Home Business NewsBusinessBanking News The zombie banks of the high street

The zombie banks of the high street

by LLB Finance Reporter
6th May 21 12:29 pm

In the last 15 years, at least 40 financial services brands have disappeared from the high street as mergers and acquisitions in the sector have swallowed up and rebranded many firms. Consequently, millions of Brits have lost or become disconnected from products ranging from bank accounts, pensions and savings from these “extinct” brands, according to Gretel.

Brands including Abbey National, Alliance & Leicester, Bradford & Bingley, Birmingham Midshires, Bristol & West, Britannia, Cheltenham & Gloucester, Northern Rock (to name but a few) have all been subject to change or deletion; a number of these as a result of the financial crash of 2008.

2021 marks 15 years since Woolwich was taken over by Barclays and 10 years since Norwich & Peterborough Building Society merged with Yorkshire Building Society.

Gretel, the free online hub that helps people reconnect with lost and dormant accounts, took 14 popular financial services brands that have disappeared from the high street over the last few decades and asked 2,000 consumers about any legacy products they could still have. It found that one in four (24%) Brits still have an account with at least one of these extinct brands, and a further 10% are not aware if they have one or not. Two in five (42%) of those who still have an account with a defunct brand do not know of its whereabouts.

The study also found that 5.3 million UK adults (or 10%) have lost track of a financial product from one or more of these extinct providers.

Of those who have lost track of an account, half (49%) have lost savings accounts. This is followed by current accounts (42%), pensions (16%) and Cash ISAs (16%). Women are more likely to have lost a pension than men (19% vs 13%), whilst men are more likely to have lost track of savings accounts than women (60% vs 40%).

When it came to understanding how they came to lose track of their accounts, one in four (27%) mention that they never got round to moving the money and then lost track of it and 17% simply forgot they had it.

Overall, over half (57%) who had a lost account wanted to track down their lost account. However, of this group:

· A quarter (25%) tried and found it was too hard to track down

· Almost a third, (28%) didn’t even attempt to track it down because they thought it would be too hard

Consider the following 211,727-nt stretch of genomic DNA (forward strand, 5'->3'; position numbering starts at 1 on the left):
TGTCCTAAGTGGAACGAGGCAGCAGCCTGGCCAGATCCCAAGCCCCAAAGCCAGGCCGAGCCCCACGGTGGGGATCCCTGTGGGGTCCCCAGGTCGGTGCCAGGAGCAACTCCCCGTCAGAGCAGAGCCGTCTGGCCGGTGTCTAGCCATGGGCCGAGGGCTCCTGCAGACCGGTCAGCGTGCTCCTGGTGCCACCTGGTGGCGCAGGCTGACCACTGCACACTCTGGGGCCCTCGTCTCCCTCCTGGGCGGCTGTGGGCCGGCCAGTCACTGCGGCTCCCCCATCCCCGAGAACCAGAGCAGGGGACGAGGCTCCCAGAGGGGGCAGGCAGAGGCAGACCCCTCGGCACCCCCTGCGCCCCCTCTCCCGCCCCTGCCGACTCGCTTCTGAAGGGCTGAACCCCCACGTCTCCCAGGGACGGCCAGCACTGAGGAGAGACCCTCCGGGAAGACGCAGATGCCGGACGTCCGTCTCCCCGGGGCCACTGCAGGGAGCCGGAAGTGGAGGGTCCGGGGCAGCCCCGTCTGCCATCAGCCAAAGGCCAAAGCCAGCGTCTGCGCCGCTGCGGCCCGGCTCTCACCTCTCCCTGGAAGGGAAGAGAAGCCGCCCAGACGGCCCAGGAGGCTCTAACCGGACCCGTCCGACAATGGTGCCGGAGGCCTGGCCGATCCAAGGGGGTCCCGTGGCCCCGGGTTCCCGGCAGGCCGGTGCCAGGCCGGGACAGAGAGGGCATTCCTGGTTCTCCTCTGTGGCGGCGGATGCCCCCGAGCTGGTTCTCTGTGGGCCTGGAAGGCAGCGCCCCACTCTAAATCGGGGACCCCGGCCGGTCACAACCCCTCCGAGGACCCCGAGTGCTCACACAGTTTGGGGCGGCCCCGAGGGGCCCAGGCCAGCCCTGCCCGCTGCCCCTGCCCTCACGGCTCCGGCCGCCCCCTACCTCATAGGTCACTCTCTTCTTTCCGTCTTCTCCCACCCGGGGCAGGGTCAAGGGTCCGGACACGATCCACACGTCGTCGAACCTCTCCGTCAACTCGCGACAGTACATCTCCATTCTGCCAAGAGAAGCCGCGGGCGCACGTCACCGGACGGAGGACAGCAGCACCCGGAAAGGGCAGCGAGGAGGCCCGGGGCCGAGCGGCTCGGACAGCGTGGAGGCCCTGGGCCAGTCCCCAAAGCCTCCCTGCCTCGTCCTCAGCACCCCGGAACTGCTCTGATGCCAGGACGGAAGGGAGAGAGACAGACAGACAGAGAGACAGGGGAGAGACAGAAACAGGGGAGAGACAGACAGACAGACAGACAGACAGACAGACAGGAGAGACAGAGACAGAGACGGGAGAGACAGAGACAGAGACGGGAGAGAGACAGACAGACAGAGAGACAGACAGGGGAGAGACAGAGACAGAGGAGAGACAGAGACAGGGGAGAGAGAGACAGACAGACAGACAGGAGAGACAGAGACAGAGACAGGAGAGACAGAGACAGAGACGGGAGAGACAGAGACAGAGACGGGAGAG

· And nearly half (47%) never got round to tracking it down.

Aside of merger and acquisition (M&A) activity, there are many reasons that someone can become disconnected from a financial account, ranging from major life events such as house moves, marriage, divorce or becoming widowed. Gretel estimates that 19.6 million people in the UK have become disconnected from financial services products and are sitting on dormant or unclaimed money with a collective value of over £50 billion1. Of this, more than 10 million people have an estimated £4.5 billion sat inactive in dormant bank and building society accounts.

Duncan Stevens, Chief Executive of Gretel said: “The retail banking sector in particular has seen so much change, transformationand consolidation in recent years and we have seen many well known names evolve and disappear from our high street.

“Quite often when a bank or building society changes name or is bought, you will receive notification that this has happened. However, especially if it is an account you had already forgotten about, you may disregard communications from a brand you have never dealt with, and may not trust. In addition, if your statements or any other communication are returned to the provider, it indicates that they can’t get hold of you. They’ll still attempt to contact you in other ways such as by phone or email, but if this continues for a few months, the account will become dormant.”

While banks and building societies have an obligation to reunite customers with their lost money, many only have part of a customer’s financial picture. The launch of Gretel reflects the recommendations of the Government’s Independent Commission on Dormant Assets which called for the extension of the scheme beyond banking to include the rest of the financial services industry, including shares and pensions, and made it a priority for firms to attempt to reunify dormant assets with their rightful owners.

Once Gretel is fully launched, consumers will be able to identify lost pots of money in old financial accounts in less than three minutes. Once lost accounts are flagged to the customer, Gretel provides an easy path for them to reclaim it. Uniquely, once a customer has signed up with Gretel, the service will keep working for them to constantly look for lost monies and flag any new accounts as and when they are identified.

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